It was COLD. Though I remember one year when it was only 9 degrees, the relentless wind and approaching precipitation made it bitter this morning, for sure. From Midnight till 1:00 AM, we stood in front of the abortion place: 6 adults and 2 children (with one, the youngest, asleep in the van).
We prayed the Office for the Victims of Abortion and the Akathist to Saint Nicholas, patron of children. In the past, our parish had volunteered for the 5-6 AM slot. Due to my secular job, that was not possible this year.
When we arrived there was a group of folks just ending their stint in front of the killing place. They were loud, laughing, socializing. It seemed odd to hear such chatter out front of such a horrid place. The noise was a source of temptation for me. The Enemy. He never lets you alone, ya know?
They eventually left after we were about 10 minutes into our service. I couldn’t help but imagine that the woman who kept laughing loudly, tempting, was probably a much more faithful Pro-lifer than I. And here I come, for my once a year prayer at the abortuary, and mentally demand quiet. Lord have mercy!
Frigid and facing a bitter wind, we persevered and, eventually, sounded pretty good singing together. We usually hold beeswax candles. No hope, that, this year. The choir sang by flashlight.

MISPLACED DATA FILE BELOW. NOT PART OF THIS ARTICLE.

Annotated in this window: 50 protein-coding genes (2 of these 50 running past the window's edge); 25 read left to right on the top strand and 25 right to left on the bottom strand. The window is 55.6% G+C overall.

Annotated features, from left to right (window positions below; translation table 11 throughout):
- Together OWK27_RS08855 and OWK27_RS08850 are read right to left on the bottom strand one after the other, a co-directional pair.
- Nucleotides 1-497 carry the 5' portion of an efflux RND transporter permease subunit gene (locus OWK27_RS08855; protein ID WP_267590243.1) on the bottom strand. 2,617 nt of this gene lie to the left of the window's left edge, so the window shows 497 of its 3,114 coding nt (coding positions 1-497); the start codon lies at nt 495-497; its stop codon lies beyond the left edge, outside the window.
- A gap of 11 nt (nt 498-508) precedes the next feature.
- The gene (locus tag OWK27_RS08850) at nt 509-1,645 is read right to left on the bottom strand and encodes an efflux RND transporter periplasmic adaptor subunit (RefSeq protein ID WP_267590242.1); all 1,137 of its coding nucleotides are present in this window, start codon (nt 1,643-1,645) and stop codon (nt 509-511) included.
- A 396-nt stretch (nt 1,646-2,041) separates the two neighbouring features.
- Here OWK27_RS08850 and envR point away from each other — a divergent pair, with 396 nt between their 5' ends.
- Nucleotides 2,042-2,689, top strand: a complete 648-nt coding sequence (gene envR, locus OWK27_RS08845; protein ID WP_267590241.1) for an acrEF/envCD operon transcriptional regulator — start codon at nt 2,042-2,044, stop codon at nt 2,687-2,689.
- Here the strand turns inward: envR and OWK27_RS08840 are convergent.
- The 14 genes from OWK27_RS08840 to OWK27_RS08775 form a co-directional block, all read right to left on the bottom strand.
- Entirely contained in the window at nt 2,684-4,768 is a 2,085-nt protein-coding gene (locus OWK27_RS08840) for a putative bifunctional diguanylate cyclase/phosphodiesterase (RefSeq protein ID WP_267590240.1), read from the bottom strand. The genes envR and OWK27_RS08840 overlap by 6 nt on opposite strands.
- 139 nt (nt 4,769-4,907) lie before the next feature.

The building we faced, FemCare, is a sterile looking place, fenced in, camera ever vigilant. It’s hard to imagine the agony enveloped therein: the emplyoees’ hardness of heart, the horror of the procedure, and the eternal scars borne by the girls and women who exit. Peculiar, ain’t it, how incarnate evil can, on the outside, look so benign and boring.
The slowly cruising police car was a silent reminder that we were being watched. The second time they passed by was timeless … slowly. It seemed to take forever. Probably due to nerves, I sang louder. God bless ’em. They’re just doing their job. Protecting an abortion mill.
Before leaving, we all greeted the organizer of the annual vigil, Mick Hunt of Life Advocates. Mick’s a serious and pious man. I’ve always felt a spirit of serenity in his presence. I wish I were more like him. I selfishly wish he were Orthodox. My conscience convicts me that I should help him, the movement, more. I’ve attended the annual March for Life in DC a half dozen times. I’ve prayed out front of local abortion mills a dozen times. And in between, what? Yeah, I feel a spirit of serenity … and guilt.
Knowing that Mick was hoping to fill the early morning with prayer volunteers, I asked if all the slots were filled. He said, “Yep, we only have one opening … now … till 6 am.” God bless him. He and his family will be there through the night, tending the sidewalk milkjug candles and struggling to stay warm, awake.
Seeing my disappointment that others had not come forth to pass the wee hours, he said, “But it’s all right. I believe it’s important to be here. We’re here for the children. I mean those are our children that are being killed in there … And if we really believed that, that those were our children, wouldn’t we be here for them? At least praying? So, I’m glad we’re here.”
I am too, Mick.
I am, too.